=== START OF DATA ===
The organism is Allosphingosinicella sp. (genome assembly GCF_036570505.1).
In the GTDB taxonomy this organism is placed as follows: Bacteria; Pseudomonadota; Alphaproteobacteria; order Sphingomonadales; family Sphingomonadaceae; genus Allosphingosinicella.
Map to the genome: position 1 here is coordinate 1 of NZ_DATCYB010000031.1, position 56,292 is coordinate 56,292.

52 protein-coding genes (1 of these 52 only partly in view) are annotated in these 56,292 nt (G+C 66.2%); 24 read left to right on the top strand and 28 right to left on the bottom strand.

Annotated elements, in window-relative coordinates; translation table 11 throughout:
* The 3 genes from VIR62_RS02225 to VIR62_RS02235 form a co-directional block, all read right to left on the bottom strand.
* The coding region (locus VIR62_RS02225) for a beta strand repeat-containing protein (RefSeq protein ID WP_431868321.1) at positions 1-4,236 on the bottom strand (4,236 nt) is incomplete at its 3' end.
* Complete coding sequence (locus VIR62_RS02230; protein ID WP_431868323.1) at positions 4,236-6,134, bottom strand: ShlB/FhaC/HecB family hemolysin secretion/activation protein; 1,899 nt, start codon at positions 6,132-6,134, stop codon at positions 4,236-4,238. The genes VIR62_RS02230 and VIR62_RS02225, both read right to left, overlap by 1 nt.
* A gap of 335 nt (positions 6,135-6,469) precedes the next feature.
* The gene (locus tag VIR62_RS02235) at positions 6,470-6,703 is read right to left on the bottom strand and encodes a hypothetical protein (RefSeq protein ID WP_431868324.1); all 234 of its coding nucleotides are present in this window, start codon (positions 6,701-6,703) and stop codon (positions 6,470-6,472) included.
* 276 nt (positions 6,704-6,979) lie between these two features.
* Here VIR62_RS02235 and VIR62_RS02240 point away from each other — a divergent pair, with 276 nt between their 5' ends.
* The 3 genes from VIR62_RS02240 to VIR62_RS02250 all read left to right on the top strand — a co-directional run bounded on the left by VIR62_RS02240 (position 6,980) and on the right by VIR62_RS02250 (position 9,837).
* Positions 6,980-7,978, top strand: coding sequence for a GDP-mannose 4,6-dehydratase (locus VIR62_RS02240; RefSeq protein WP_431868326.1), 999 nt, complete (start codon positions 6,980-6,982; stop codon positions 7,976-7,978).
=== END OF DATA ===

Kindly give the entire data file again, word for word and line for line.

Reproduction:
The organism is Allosphingosinicella sp. (genome assembly GCF_036570505.1).
In the GTDB taxonomy this organism is placed as follows: Bacteria; Pseudomonadota; Alphaproteobacteria; order Sphingomonadales; family Sphingomonadaceae; genus Allosphingosinicella.
Map to the genome: position 1 here is coordinate 1 of NZ_DATCYB010000031.1, position 56,292 is coordinate 56,292.

52 protein-coding genes (1 of these 52 only partly in view) are annotated in these 56,292 nt (G+C 66.2%); 24 read left to right on the top strand and 28 right to left on the bottom strand.

Annotated elements, in window-relative coordinates; translation table 11 throughout:
* The 3 genes from VIR62_RS02225 to VIR62_RS02235 form a co-directional block, all read right to left on the bottom strand.
* The coding region (locus VIR62_RS02225) for a beta strand repeat-containing protein (RefSeq protein ID WP_431868321.1) at positions 1-4,236 on the bottom strand (4,236 nt) is incomplete at its 3' end.
* Complete coding sequence (locus VIR62_RS02230; protein ID WP_431868323.1) at positions 4,236-6,134, bottom strand: ShlB/FhaC/HecB family hemolysin secretion/activation protein; 1,899 nt, start codon at positions 6,132-6,134, stop codon at positions 4,236-4,238. The genes VIR62_RS02230 and VIR62_RS02225, both read right to left, overlap by 1 nt.
* A gap of 335 nt (positions 6,135-6,469) precedes the next feature.
* The gene (locus tag VIR62_RS02235) at positions 6,470-6,703 is read right to left on the bottom strand and encodes a hypothetical protein (RefSeq protein ID WP_431868324.1); all 234 of its coding nucleotides are present in this window, start codon (positions 6,701-6,703) and stop codon (positions 6,470-6,472) included.
* 276 nt (positions 6,704-6,979) lie between these two features.
* Here VIR62_RS02235 and VIR62_RS02240 point away from each other — a divergent pair, with 276 nt between their 5' ends.
* The 3 genes from VIR62_RS02240 to VIR62_RS02250 all read left to right on the top strand — a co-directional run bounded on the left by VIR62_RS02240 (position 6,980) and on the right by VIR62_RS02250 (position 9,837).
* Positions 6,980-7,978, top strand: coding sequence for a GDP-mannose 4,6-dehydratase (locus VIR62_RS02240; RefSeq protein WP_431868326.1), 999 nt, complete (start codon positions 6,980-6,982; stop codon positions 7,976-7,978).